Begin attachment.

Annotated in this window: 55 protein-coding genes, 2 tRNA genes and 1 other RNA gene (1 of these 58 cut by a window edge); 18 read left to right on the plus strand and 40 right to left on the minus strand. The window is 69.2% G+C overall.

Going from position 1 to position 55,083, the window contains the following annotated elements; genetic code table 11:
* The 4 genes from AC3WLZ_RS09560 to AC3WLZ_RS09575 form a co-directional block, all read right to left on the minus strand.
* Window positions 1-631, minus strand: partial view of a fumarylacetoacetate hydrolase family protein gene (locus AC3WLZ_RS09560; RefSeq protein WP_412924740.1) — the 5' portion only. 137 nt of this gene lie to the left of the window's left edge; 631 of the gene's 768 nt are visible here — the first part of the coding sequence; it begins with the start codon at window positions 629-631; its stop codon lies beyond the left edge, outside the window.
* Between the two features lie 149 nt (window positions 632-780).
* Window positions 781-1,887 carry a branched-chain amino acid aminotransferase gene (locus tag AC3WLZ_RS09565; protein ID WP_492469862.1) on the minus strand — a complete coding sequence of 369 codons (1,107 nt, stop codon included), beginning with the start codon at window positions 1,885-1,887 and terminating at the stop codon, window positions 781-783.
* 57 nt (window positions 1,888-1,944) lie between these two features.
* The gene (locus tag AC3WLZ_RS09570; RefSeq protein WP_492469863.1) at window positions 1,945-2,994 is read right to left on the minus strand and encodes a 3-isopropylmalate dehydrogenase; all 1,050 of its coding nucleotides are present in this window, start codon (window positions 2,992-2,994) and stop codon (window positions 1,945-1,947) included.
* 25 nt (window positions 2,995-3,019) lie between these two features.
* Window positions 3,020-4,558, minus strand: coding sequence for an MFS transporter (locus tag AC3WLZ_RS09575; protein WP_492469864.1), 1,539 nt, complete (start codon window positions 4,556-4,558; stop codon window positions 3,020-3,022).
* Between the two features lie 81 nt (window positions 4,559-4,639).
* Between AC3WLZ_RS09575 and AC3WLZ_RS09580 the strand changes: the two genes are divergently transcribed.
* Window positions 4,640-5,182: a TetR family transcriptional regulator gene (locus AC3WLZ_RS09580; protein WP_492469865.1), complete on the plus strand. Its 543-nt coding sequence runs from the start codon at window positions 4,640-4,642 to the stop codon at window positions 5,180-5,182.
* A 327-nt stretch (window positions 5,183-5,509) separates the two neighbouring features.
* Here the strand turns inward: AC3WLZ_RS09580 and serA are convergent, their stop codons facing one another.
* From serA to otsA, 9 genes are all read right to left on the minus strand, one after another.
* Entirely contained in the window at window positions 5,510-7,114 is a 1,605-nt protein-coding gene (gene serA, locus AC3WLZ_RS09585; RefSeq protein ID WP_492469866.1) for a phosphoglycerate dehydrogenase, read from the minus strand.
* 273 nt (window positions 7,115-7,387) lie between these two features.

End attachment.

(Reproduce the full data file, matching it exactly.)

Annotated in this window: 55 protein-coding genes, 2 tRNA genes and 1 other RNA gene (1 of these 58 cut by a window edge); 18 read left to right on the plus strand and 40 right to left on the minus strand. The window is 69.2% G+C overall.

Going from position 1 to position 55,083, the window contains the following annotated elements; genetic code table 11:
* The 4 genes from AC3WLZ_RS09560 to AC3WLZ_RS09575 form a co-directional block, all read right to left on the minus strand.
* Window positions 1-631, minus strand: partial view of a fumarylacetoacetate hydrolase family protein gene (locus AC3WLZ_RS09560; RefSeq protein WP_412924740.1) — the 5' portion only. 137 nt of this gene lie to the left of the window's left edge; 631 of the gene's 768 nt are visible here — the first part of the coding sequence; it begins with the start codon at window positions 629-631; its stop codon lies beyond the left edge, outside the window.
* Between the two features lie 149 nt (window positions 632-780).
* Window positions 781-1,887 carry a branched-chain amino acid aminotransferase gene (locus tag AC3WLZ_RS09565; protein ID WP_492469862.1) on the minus strand — a complete coding sequence of 369 codons (1,107 nt, stop codon included), beginning with the start codon at window positions 1,885-1,887 and terminating at the stop codon, window positions 781-783.
* 57 nt (window positions 1,888-1,944) lie between these two features.
* The gene (locus tag AC3WLZ_RS09570; RefSeq protein WP_492469863.1) at window positions 1,945-2,994 is read right to left on the minus strand and encodes a 3-isopropylmalate dehydrogenase; all 1,050 of its coding nucleotides are present in this window, start codon (window positions 2,992-2,994) and stop codon (window positions 1,945-1,947) included.
* 25 nt (window positions 2,995-3,019) lie between these two features.
* Window positions 3,020-4,558, minus strand: coding sequence for an MFS transporter (locus tag AC3WLZ_RS09575; protein WP_492469864.1), 1,539 nt, complete (start codon window positions 4,556-4,558; stop codon window positions 3,020-3,022).
* Between the two features lie 81 nt (window positions 4,559-4,639).
* Between AC3WLZ_RS09575 and AC3WLZ_RS09580 the strand changes: the two genes are divergently transcribed.
* Window positions 4,640-5,182: a TetR family transcriptional regulator gene (locus AC3WLZ_RS09580; protein WP_492469865.1), complete on the plus strand. Its 543-nt coding sequence runs from the start codon at window positions 4,640-4,642 to the stop codon at window positions 5,180-5,182.
* A 327-nt stretch (window positions 5,183-5,509) separates the two neighbouring features.
* Here the strand turns inward: AC3WLZ_RS09580 and serA are convergent, their stop codons facing one another.
* From serA to otsA, 9 genes are all read right to left on the minus strand, one after another.
* Entirely contained in the window at window positions 5,510-7,114 is a 1,605-nt protein-coding gene (gene serA, locus AC3WLZ_RS09585; RefSeq protein ID WP_492469866.1) for a phosphoglycerate dehydrogenase, read from the minus strand.
* 273 nt (window positions 7,115-7,387) lie between these two features.